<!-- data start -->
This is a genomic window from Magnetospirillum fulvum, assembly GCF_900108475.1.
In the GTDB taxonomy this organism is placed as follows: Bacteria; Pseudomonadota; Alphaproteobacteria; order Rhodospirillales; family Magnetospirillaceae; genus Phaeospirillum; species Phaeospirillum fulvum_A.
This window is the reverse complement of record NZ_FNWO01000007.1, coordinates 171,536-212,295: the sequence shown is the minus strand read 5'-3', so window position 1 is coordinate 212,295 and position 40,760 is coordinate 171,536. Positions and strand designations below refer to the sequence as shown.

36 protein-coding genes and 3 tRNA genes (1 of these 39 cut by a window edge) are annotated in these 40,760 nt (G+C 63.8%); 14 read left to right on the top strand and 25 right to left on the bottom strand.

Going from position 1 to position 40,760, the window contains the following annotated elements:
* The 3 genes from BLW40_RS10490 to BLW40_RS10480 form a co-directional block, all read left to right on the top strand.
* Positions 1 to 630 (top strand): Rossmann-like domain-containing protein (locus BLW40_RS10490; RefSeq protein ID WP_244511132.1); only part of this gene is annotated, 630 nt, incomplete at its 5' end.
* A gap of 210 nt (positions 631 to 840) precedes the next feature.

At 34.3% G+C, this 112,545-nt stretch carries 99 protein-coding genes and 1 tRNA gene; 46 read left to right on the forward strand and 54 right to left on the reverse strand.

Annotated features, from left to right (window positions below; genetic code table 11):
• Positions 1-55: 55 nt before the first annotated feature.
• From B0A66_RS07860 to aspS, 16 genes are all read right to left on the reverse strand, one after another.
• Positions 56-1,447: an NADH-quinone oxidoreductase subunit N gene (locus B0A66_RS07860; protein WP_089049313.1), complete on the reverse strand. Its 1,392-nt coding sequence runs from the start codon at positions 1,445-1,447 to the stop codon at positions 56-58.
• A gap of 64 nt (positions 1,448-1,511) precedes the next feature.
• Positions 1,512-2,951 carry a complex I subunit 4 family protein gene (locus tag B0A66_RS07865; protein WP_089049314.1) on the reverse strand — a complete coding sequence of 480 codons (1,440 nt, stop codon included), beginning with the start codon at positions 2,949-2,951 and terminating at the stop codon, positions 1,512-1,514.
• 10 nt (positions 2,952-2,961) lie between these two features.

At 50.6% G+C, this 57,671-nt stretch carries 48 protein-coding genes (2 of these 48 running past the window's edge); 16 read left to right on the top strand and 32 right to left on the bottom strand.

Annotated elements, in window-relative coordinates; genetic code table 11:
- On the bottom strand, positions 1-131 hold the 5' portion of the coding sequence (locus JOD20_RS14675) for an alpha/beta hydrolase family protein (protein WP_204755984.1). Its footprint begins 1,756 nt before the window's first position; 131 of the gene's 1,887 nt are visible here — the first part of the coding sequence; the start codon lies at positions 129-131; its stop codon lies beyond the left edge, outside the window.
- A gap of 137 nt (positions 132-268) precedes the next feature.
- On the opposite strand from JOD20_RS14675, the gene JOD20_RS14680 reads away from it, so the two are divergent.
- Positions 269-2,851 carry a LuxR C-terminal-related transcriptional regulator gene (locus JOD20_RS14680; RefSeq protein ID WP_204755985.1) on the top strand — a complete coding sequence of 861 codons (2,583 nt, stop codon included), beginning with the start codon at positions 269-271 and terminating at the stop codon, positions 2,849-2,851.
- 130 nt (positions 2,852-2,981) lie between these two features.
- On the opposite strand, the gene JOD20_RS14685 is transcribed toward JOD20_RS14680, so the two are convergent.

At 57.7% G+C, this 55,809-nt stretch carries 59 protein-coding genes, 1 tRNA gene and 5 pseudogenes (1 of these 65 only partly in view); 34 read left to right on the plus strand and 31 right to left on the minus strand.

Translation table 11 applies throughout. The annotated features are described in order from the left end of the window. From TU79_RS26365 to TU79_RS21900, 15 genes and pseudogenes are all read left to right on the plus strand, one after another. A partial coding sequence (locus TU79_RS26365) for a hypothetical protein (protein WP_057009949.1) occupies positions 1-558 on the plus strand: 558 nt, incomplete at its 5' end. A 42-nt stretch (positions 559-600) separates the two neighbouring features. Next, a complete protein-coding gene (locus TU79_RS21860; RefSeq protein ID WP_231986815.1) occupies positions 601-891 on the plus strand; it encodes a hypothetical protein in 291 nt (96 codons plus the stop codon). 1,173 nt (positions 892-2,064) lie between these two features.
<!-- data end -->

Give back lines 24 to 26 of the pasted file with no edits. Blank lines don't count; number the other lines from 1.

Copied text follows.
- On the opposite strand, the gene JOD20_RS14685 is transcribed toward JOD20_RS14680, so the two are convergent.

At 57.7% G+C, this 55,809-nt stretch carries 59 protein-coding genes, 1 tRNA gene and 5 pseudogenes (1 of these 65 only partly in view); 34 read left to right on the plus strand and 31 right to left on the minus strand.

Translation table 11 applies throughout. The annotated features are described in order from the left end of the window. From TU79_RS26365 to TU79_RS21900, 15 genes and pseudogenes are all read left to right on the plus strand, one after another. A partial coding sequence (locus TU79_RS26365) for a hypothetical protein (protein WP_057009949.1) occupies positions 1-558 on the plus strand: 558 nt, incomplete at its 5' end. A 42-nt stretch (positions 559-600) separates the two neighbouring features. Next, a complete protein-coding gene (locus TU79_RS21860; RefSeq protein ID WP_231986815.1) occupies positions 601-891 on the plus strand; it encodes a hypothetical protein in 291 nt (96 codons plus the stop codon). 1,173 nt (positions 892-2,064) lie between these two features.